I belong to several different online community management groups via LinkedIn, Facebook and email. Every now and then an aspiring community manager asks, “How do I get started.” For me it’s not a simple “Here’s what you do” type answer, because each community has a different purpose, and thus, a different set of goals.
Once you work out the goals for your community, you can determine a plan of action.
- Is your goal to drive sales? It’s OK to answer yes to this, even though we all want to convince others the purpose behind our community is to get all warm and fuzzy, the truth is there’s usually a bottom line somewhere and it’s usually rooted in money. If one of your goals is to drive sales, your community building efforts have to lead towards sales. This means setting up landing pages before anything else so some community discussions can lead to the sale. It also means you’re going to have to work out how many sales or promotional messages to leave on your discussion pages each day. People don’t want to be pitched to and will leave if everything is a sales spiel. Create a plan to entice the sale, without a lot of in your face tactics.
- Is your goal to learn more about the people who use your product or service? Maybe your goal is to lead to a sale without actually doing any selling. For example, maybe you want to learn more about the people who are spending money on your brand in order to entice more people to use your brand. An online community is the perfect way to do that. So rather than create a sales plan of action, you should create some fun campaigns to learn more about your growing community. This can be through essay contests, polls, quizzes, questions, Twitter chats and open forums. There’s no sale here, but when you know about the people who make up your community you can create advertising and marketing campaigns that will speak to buyers.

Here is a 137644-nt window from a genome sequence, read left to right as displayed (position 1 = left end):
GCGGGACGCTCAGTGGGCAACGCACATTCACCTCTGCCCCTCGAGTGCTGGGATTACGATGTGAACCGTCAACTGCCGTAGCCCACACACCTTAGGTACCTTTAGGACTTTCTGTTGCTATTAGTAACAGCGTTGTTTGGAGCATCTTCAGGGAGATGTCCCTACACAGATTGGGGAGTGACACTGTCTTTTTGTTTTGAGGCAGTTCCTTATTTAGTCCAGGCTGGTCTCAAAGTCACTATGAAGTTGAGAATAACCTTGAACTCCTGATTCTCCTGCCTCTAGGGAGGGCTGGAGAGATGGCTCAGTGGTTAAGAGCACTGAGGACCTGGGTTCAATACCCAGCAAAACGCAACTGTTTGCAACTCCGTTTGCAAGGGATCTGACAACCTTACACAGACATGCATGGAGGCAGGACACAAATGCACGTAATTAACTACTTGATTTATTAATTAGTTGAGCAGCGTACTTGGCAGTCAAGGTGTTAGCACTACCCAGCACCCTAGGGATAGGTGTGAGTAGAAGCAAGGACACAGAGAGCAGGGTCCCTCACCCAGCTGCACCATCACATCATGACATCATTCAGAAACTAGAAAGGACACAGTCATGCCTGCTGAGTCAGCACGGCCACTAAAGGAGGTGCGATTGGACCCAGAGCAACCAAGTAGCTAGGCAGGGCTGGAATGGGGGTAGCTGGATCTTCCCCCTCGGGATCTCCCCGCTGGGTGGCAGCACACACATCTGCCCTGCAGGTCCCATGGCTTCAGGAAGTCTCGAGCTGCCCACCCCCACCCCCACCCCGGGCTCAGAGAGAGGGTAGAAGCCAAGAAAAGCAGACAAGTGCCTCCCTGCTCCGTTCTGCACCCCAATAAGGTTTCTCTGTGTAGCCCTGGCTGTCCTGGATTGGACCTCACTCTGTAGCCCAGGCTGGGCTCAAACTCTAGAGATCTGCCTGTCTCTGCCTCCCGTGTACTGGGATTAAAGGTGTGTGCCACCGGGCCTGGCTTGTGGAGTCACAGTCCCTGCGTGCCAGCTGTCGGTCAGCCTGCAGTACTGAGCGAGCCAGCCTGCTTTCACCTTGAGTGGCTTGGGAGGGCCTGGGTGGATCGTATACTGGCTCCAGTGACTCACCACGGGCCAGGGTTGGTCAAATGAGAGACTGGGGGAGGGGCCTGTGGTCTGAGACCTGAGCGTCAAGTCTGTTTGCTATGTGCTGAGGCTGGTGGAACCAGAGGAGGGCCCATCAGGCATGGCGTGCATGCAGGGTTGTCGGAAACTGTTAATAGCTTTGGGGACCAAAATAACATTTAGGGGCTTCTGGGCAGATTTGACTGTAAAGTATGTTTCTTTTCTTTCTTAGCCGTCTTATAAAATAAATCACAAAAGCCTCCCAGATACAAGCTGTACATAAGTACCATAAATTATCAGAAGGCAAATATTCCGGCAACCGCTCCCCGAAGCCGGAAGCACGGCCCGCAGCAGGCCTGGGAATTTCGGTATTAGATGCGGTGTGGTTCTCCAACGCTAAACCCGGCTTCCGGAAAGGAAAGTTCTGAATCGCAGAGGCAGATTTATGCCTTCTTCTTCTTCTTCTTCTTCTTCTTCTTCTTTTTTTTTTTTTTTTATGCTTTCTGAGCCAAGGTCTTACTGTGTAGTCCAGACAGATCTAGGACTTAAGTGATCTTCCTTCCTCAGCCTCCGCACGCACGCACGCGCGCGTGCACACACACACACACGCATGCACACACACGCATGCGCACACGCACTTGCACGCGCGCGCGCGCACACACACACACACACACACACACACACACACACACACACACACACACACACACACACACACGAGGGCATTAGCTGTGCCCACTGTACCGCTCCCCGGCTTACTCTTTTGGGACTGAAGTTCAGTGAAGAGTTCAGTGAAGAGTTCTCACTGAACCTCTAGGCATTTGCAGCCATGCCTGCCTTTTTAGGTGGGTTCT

- Is your goal to drive traffic? Your goal may have nothing to do with selling or making money, or your goal may be the community itself. If your goal is to drive traffic to your blog or community pages, it’s all about the link - but you have to do it without being spammy. Participate in discussions in like-minded communities and create discussion topics on your own social pages. You can drop links during the appropriate times, and by having more discussion type updates than spammy links you’re creating more trust in your brand and your pages.
- Is your goal to provide customer service? Some community managers are there to monitor the social networks and see what folks are saying about their product or service. They thank the people who are saying good things, and offer to help the people who aren’t having a good experience. In between all that they’re joining conversations, sharing news and creating a strong online presence.
- Is your goal to create a group of advocates? If you’re trying to start a word of mouth marketing campaign, you wouldn’t use the same tactics you would if your goal is to drive more traffic to your blog or website. Instead of selling, you might share instead. Post images of your team at work and share news and updates about the brand. Let your community know what you’re working on and how you’re improving on old ideas. As questions, give surveys and let them know you’re there from them. If your community feels you’re taking care of them, the rest will fall into place.
The biggest community management mistake is in thinking all online communities are alike. They’re not. You can learn from other communities and community managers but you can’t flat out copy them because you have a different community. Don’t come in and immediately put a plan into place. Instead, observe. Talk to your team and talk to your community. Discuss your brand’s goals and find out what the community wants from the brand.
Once all that’s in place, you can start your plan of action.
What’s the goal for your community and what’s your plan of action?